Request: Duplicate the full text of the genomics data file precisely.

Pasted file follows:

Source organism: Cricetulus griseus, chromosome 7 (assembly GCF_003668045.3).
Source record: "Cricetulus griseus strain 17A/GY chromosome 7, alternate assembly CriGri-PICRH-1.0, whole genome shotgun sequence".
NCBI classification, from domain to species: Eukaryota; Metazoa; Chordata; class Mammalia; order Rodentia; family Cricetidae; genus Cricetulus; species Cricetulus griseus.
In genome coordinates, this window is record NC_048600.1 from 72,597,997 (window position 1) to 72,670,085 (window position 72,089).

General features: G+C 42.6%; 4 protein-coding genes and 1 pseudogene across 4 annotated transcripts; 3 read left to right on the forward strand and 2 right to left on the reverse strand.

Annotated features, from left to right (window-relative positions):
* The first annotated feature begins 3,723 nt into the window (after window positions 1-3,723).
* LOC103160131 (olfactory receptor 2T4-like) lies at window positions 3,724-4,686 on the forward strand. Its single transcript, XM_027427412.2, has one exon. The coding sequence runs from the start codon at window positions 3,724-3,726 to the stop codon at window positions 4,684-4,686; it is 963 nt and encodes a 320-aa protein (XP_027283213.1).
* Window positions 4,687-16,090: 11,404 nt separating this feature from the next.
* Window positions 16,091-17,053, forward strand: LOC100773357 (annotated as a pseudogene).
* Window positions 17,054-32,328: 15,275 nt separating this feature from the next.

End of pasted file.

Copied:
Source organism: Cricetulus griseus, chromosome 7 (assembly GCF_003668045.3).
Source record: "Cricetulus griseus strain 17A/GY chromosome 7, alternate assembly CriGri-PICRH-1.0, whole genome shotgun sequence".
NCBI classification, from domain to species: Eukaryota; Metazoa; Chordata; class Mammalia; order Rodentia; family Cricetidae; genus Cricetulus; species Cricetulus griseus.
In genome coordinates, this window is record NC_048600.1 from 72,597,997 (window position 1) to 72,670,085 (window position 72,089).

General features: G+C 42.6%; 4 protein-coding genes and 1 pseudogene across 4 annotated transcripts; 3 read left to right on the forward strand and 2 right to left on the reverse strand.

Annotated features, from left to right (window-relative positions):
* The first annotated feature begins 3,723 nt into the window (after window positions 1-3,723).
* LOC103160131 (olfactory receptor 2T4-like) lies at window positions 3,724-4,686 on the forward strand. Its single transcript, XM_027427412.2, has one exon. The coding sequence runs from the start codon at window positions 3,724-3,726 to the stop codon at window positions 4,684-4,686; it is 963 nt and encodes a 320-aa protein (XP_027283213.1).
* Window positions 4,687-16,090: 11,404 nt separating this feature from the next.
* Window positions 16,091-17,053, forward strand: LOC100773357 (annotated as a pseudogene).
* Window positions 17,054-32,328: 15,275 nt separating this feature from the next.